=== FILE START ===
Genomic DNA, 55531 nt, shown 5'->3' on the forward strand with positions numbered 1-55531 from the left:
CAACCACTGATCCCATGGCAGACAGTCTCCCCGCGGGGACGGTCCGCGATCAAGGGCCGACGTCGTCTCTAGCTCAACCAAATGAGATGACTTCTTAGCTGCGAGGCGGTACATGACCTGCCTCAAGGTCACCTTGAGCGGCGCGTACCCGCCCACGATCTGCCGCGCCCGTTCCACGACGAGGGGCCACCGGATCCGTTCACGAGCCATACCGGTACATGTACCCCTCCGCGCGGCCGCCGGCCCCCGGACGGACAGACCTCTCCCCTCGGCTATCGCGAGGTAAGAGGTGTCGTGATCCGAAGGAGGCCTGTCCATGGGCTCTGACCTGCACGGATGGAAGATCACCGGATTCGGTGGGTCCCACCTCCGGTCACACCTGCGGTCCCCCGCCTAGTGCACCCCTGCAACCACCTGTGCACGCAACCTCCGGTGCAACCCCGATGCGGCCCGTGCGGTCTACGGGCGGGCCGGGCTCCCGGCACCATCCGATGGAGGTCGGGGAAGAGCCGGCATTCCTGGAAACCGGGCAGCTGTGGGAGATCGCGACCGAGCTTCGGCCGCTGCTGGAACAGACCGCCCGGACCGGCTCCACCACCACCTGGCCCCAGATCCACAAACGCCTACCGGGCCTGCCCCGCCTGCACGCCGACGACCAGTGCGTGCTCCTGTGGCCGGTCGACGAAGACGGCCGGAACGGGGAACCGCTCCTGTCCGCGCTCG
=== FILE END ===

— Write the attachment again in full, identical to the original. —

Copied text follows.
Genomic DNA, 55531 nt, shown 5'->3' on the forward strand with positions numbered 1-55531 from the left:
CAACCACTGATCCCATGGCAGACAGTCTCCCCGCGGGGACGGTCCGCGATCAAGGGCCGACGTCGTCTCTAGCTCAACCAAATGAGATGACTTCTTAGCTGCGAGGCGGTACATGACCTGCCTCAAGGTCACCTTGAGCGGCGCGTACCCGCCCACGATCTGCCGCGCCCGTTCCACGACGAGGGGCCACCGGATCCGTTCACGAGCCATACCGGTACATGTACCCCTCCGCGCGGCCGCCGGCCCCCGGACGGACAGACCTCTCCCCTCGGCTATCGCGAGGTAAGAGGTGTCGTGATCCGAAGGAGGCCTGTCCATGGGCTCTGACCTGCACGGATGGAAGATCACCGGATTCGGTGGGTCCCACCTCCGGTCACACCTGCGGTCCCCCGCCTAGTGCACCCCTGCAACCACCTGTGCACGCAACCTCCGGTGCAACCCCGATGCGGCCCGTGCGGTCTACGGGCGGGCCGGGCTCCCGGCACCATCCGATGGAGGTCGGGGAAGAGCCGGCATTCCTGGAAACCGGGCAGCTGTGGGAGATCGCGACCGAGCTTCGGCCGCTGCTGGAACAGACCGCCCGGACCGGCTCCACCACCACCTGGCCCCAGATCCACAAACGCCTACCGGGCCTGCCCCGCCTGCACGCCGACGACCAGTGCGTGCTCCTGTGGCCGGTCGACGAAGACGGCCGGAACGGGGAACCGCTCCTGTCCGCGCTCG